“We can’t do it now,” she said encouragingly, “but if the law were changed, we could.”
“Well, “I asked, “how do you change the law?”
“Who do you know?” she asked.
“I have a cousin in the Legislature,” I responded.
“Let’s ask him,” Beverly said. We had a plan of action.
I called my cousin, Bob Lane, who served in the Georgia House of Representatives from Bulloch County for 25 years. Lo and behold, he was serving on the education subcommittee.
“We don’t have anyone in the state interested in that charter school legislation,” he said.
“Well, we are interested in Savannah,” I responded.
One morning in February 1998, during the Valentine party at the preschool, I received a call on the phone in the preschool hallway. Cousin Bob was on the phone.
“I have DuBose Porter here with me,” he said, “and we want to know how you want that charter school legislation to read.”
I can’t remember really what I said, but the gist was that we wanted to be able to accept students who wanted to come to the school from throughout the county, and we wanted the freedom to teach our own curriculum and to hire and fire our own teachers.
“Now, we can’t build you any buildings,” he said.
“That’s OK. But can we use the ones the county doesn’t need any more?” I asked.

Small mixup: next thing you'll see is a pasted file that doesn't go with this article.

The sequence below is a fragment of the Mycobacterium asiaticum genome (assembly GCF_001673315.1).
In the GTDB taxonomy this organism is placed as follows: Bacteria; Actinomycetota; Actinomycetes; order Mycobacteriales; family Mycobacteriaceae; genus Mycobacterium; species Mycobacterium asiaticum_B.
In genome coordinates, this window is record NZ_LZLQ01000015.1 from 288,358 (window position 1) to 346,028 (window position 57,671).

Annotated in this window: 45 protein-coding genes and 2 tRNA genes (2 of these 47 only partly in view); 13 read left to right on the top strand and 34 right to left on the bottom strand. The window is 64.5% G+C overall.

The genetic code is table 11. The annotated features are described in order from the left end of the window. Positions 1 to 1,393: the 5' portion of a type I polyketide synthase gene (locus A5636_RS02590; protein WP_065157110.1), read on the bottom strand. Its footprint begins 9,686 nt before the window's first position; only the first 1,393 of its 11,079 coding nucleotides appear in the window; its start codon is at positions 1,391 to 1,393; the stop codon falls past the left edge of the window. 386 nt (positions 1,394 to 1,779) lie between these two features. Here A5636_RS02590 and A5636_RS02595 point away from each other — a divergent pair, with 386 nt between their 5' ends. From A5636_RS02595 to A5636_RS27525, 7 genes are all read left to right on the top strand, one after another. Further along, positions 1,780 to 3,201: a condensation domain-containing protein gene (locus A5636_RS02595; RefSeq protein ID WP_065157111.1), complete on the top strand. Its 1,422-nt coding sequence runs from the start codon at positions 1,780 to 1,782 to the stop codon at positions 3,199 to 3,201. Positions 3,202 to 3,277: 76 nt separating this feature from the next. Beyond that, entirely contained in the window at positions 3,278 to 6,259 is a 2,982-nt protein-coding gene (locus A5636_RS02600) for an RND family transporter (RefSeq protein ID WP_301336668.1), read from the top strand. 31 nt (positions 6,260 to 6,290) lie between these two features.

The legislation actually read something about the school board providing facilities, if feasible. The charter school act of 1998 was finally out of committee and was going to be debated on the House floor!
Our little group in Savannah, primarily a steering committee of 10 people – a former school board president, several teachers, a banker, a lawyer and three or four go-getters – began calling legislators to tell them we wanted this new legislation to pass.
Legislation passes quietly
I’m not sure who the charter school cheerleaders were in Atlanta, but the legislation passed ... very quietly. When our group presented our petition for a start-up charter school to open in 1999 before our local board in the summer of 1998, one board member said, “What you are proposing is illegal.”